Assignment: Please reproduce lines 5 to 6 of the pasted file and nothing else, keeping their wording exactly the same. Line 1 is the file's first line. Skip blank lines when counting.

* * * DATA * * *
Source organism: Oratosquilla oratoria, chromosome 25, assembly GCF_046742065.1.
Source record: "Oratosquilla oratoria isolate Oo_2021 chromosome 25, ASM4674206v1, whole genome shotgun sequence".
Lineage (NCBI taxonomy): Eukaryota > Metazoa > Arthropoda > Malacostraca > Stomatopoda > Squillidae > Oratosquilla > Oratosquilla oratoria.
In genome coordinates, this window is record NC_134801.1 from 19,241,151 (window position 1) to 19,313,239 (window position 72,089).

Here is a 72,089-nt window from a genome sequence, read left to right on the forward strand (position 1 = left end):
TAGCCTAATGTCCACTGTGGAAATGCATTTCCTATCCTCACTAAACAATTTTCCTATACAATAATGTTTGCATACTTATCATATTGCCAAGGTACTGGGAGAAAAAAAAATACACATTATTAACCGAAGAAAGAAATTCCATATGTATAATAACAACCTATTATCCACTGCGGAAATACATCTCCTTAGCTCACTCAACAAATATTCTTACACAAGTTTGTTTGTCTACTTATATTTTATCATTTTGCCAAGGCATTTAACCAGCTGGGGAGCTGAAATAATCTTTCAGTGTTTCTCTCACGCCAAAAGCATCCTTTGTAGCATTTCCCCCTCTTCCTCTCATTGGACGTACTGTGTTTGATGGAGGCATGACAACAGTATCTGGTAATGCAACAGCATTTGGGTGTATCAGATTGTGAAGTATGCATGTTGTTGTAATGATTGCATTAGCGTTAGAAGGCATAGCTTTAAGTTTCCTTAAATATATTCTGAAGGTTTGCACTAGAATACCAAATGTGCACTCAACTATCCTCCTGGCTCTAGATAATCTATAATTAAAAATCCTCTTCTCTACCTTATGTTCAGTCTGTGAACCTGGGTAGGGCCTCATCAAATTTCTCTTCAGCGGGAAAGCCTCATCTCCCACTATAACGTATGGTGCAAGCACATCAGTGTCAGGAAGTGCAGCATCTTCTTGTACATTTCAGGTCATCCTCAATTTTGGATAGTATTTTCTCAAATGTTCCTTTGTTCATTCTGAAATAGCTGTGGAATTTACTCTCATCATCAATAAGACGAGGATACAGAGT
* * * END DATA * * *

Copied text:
Here is a 72,089-nt window from a genome sequence, read left to right on the forward strand (position 1 = left end):
TAGCCTAATGTCCACTGTGGAAATGCATTTCCTATCCTCACTAAACAATTTTCCTATACAATAATGTTTGCATACTTATCATATTGCCAAGGTACTGGGAGAAAAAAAAATACACATTATTAACCGAAGAAAGAAATTCCATATGTATAATAACAACCTATTATCCACTGCGGAAATACATCTCCTTAGCTCACTCAACAAATATTCTTACACAAGTTTGTTTGTCTACTTATATTTTATCATTTTGCCAAGGCATTTAACCAGCTGGGGAGCTGAAATAATCTTTCAGTGTTTCTCTCACGCCAAAAGCATCCTTTGTAGCATTTCCCCCTCTTCCTCTCATTGGACGTACTGTGTTTGATGGAGGCATGACAACAGTATCTGGTAATGCAACAGCATTTGGGTGTATCAGATTGTGAAGTATGCATGTTGTTGTAATGATTGCATTAGCGTTAGAAGGCATAGCTTTAAGTTTCCTTAAATATATTCTGAAGGTTTGCACTAGAATACCAAATGTGCACTCAACTATCCTCCTGGCTCTAGATAATCTATAATTAAAAATCCTCTTCTCTACCTTATGTTCAGTCTGTGAACCTGGGTAGGGCCTCATCAAATTTCTCTTCAGCGGGAAAGCCTCATCTCCCACTATAACGTATGGTGCAAGCACATCAGTGTCAGGAAGTGCAGCATCTTCTTGTACATTTCAGGTCATCCTCAATTTTGGATAGTATTTTCTCAAATGTTCCTTTGTTCATTCTGAAATAGCTGTGGAATTTACTCTCATCATCAATAAGACGAGGATACAGAGT